By far, the biggest difference for me was relearning the role of the sounding point. Subsequently, this is the tool I use most often to create what shading I’m able to in my own playing on gut strings. Of course, seeking a sounding point to create the desired tone is of paramount importance on strings of any composition. But I find that on gut strings even the minutest changes to the point at which the bow grabs the string make an immense difference. You may find that, in general, notes that require emphasis be placed somewhat closer to the bridge, with less bow speed. For instance, in the opening to the prelude of the 4th suite for unaccompanied cello by Bach, each of the first four eighth-notes may potentially be played at a different point on the string, depending on the player’s opinion of its importance in the hierarchy of the measure. I will go so far as to suggest that in a chord or double stop, the note you wish to have sounding more should be played closer to the bridge, while the less important one is played farther away, simultaneously. The technique works, even if one has to momentarily suspend one’s attempt at a bow stroke that is parallel to the bridge, which is widely accepted as a cornerstone of good technique. These suggestions may be applied to steel strings, but on gut (which I use on both baroque and standard cellos) they come into relief as indispensable.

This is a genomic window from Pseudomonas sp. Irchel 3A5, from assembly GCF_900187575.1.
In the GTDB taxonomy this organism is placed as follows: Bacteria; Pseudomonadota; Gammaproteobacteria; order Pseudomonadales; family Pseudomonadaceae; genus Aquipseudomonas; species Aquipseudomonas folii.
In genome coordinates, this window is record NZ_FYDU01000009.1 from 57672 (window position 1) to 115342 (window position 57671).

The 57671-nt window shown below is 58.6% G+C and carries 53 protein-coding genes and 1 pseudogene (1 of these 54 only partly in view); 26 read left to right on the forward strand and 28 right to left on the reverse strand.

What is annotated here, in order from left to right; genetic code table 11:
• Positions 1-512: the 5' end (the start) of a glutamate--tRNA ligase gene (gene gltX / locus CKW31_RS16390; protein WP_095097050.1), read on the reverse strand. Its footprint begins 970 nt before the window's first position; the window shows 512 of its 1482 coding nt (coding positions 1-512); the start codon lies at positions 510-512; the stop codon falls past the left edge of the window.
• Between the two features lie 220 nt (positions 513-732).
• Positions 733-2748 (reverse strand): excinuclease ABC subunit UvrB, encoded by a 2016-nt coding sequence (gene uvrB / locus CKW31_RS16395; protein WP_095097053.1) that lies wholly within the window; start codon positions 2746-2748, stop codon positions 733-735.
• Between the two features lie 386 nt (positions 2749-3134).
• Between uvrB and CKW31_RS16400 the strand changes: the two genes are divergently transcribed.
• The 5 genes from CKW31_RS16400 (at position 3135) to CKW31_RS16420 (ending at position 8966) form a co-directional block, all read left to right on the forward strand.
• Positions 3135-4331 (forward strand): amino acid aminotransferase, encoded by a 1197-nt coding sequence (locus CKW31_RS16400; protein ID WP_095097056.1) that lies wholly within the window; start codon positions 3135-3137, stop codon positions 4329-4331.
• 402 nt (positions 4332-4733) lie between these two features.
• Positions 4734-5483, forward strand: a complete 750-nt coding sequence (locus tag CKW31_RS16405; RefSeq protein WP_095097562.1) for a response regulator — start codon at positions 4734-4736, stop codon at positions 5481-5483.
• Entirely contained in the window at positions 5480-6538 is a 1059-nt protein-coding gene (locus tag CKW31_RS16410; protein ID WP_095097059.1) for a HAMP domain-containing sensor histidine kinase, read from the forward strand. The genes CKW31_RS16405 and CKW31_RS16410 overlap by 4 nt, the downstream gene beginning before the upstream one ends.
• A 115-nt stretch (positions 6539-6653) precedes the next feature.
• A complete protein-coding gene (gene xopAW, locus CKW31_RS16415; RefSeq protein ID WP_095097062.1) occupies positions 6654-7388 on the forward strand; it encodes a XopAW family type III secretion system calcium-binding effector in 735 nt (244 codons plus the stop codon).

In an interview with Tim Janoff for, Steven Isserlis says: “I use gut strings because I like them, and because they are an essential part of my musical voice.” (In the same article, he responds to accusations that he cannot be heard in concerti due to his use of gut strings). Ultimately, a player should choose strings that help him or her produce the sound conjured in the mind’s ear. But too many players have been turned away from almost 400 years of tradition due to what I believe is essentially an advertisement campaign for steel strings. You may end up returning to Jargar and Larsen as the realization of your sonic dreams. Still, I hope that this article can serve as encouragement for you to try the sort of strings with which so many of our illustrious forebears produced their magnificent tone, and sample them unencumbered by misconceptions that do not intrinsically amount to much more than a sales pitch.


Further information on the history and making of gut strings may be found here and here. A comprehensive article on the history of strings in general may be found here. Dr. Thomastik provides a picture of the beginnings of the steel string industry for the violin family here.

I have attempted to maintain CelloBello’s non-commercial and non-promotional stance and have not listed my preferred string makers by name. If you are interested in my opinions, experiences, and suggestions, feel free to contact me.